8. dunwool

    dunwool Rookie

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    Sep 6, 2009

    I love the idea of the construction paper mats. My students are really struggling with the idea of place value but the math assumes that they know the concept so I am struggling. Since it is my first year and my first time using Saxon I am going to teach a "hands-on" lesson on Tuesday using the base-ten blocks to discuss tens and ones at this point. It will be something that we revisit as we get to addition and subtraction with regrouping and 100s and 1000s place value.
     
  9. tgim

    tgim Habitué

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    Sep 7, 2009

    I love this - I am doing it on Wednesday!!
     
  10. Missy99

    Missy99 Connoisseur

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    Sep 7, 2009

    Please don't forget that none of these kids have been studying place value during the summer break, so of course they didn't do well on the test.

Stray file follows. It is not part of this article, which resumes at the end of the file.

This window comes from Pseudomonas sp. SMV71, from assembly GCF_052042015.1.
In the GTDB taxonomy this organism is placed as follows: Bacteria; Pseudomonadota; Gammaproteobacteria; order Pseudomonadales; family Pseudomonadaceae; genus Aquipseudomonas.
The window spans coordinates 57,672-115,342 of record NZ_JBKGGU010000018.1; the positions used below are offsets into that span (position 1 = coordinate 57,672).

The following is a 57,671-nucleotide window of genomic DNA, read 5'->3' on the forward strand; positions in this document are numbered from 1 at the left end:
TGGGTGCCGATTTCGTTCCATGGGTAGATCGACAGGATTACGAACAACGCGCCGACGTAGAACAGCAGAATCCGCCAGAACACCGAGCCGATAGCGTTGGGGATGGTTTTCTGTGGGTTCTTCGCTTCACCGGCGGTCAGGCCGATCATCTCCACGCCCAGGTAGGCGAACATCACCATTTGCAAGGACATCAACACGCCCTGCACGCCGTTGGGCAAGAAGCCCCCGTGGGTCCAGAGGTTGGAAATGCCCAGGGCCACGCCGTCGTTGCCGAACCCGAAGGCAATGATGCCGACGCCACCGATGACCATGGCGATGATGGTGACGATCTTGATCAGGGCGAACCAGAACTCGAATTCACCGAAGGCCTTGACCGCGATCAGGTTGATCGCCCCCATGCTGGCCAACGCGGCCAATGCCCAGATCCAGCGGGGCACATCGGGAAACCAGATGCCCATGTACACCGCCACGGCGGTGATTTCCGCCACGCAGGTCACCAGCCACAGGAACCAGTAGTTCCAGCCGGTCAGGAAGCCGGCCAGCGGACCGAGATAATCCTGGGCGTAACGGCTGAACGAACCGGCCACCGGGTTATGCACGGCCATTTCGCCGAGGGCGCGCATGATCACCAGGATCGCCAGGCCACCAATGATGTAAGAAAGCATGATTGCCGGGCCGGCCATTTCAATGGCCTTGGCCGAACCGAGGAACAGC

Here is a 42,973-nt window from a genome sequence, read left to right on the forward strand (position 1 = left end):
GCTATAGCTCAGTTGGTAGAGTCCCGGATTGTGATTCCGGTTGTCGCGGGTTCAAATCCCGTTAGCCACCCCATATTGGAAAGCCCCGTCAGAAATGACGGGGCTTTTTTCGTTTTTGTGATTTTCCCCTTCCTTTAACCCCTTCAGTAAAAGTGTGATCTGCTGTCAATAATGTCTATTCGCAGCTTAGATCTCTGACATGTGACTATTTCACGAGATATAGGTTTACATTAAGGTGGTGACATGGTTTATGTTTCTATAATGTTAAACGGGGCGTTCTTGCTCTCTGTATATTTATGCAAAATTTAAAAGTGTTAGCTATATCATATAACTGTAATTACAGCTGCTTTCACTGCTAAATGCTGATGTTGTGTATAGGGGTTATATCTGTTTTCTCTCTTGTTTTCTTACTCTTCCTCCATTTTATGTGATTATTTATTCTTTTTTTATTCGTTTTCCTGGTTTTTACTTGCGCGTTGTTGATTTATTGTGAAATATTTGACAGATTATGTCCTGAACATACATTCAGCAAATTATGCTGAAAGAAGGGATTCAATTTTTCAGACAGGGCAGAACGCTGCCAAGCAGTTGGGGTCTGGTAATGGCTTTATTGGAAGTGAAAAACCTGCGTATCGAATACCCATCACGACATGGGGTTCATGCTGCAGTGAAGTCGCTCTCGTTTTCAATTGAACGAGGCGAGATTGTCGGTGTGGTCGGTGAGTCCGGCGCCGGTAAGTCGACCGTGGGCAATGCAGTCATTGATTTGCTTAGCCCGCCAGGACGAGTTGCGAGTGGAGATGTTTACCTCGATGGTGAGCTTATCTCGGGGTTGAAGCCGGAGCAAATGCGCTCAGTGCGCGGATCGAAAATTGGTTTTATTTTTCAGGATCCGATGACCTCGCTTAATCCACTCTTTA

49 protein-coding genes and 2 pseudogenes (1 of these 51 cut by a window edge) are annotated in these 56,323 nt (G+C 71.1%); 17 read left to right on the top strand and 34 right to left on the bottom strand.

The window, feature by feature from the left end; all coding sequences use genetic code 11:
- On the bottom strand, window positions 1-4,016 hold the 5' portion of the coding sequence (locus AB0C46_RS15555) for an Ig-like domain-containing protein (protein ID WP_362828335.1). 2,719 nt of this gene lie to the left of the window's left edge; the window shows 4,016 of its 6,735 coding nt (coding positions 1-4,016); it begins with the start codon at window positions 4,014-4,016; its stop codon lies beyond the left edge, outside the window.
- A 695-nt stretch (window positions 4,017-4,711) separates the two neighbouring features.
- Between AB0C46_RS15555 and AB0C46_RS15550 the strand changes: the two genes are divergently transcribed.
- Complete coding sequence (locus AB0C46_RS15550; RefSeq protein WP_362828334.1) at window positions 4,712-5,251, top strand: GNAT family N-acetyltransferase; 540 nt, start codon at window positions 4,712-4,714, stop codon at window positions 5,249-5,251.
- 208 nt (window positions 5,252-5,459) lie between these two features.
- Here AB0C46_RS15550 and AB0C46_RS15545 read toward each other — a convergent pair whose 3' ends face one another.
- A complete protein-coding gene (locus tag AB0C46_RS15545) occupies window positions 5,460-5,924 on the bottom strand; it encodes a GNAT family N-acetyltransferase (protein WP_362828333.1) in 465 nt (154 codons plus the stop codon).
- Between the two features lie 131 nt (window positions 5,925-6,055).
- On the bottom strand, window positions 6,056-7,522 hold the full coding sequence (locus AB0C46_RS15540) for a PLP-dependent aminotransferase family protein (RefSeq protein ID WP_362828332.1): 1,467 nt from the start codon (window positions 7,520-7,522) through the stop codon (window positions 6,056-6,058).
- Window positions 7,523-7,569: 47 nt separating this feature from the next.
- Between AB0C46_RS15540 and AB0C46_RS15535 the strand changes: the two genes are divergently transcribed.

Anything they learned last year may have to be retaught a bit before their memories come back :)
     
  11. corney

    corney Companion

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    Sep 8, 2009

    My daughters ESE Teacher is going to send home a game she made to learn place value.. hopefully that will help.. Thanks for everyone's input. :)
     
  12. jenejoy

    jenejoy Companion

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    Sep 15, 2009

    Another idea that a teacher had on my team to teach to periods was to make a ones house and a thousands house. We used library pockets for the hundred, ten and one place of each period. Then a blade of grass to separate the two houses (the comma) it is a great visualization. Then using index cards we put a different number in each pocket. Student then have to identify the various values of each number and write the number in expanded form.
    Another idea is making arrow cards with various numbers in different place values. When they are stacked on each other with the arrows facing the same direction they are in standard form. When the cards are separated they are in expanded form.

    Finally, one last thing that my team is using is Thinking maps. We are making a circle map that is divided into 4 sections as a visual to model the different forms (word form, expanded form, manipulatives, standard form) It has really helped with the terminology aspect and understanding what is expected for each form.
     
  13. corney

    corney Companion

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    Sep 16, 2009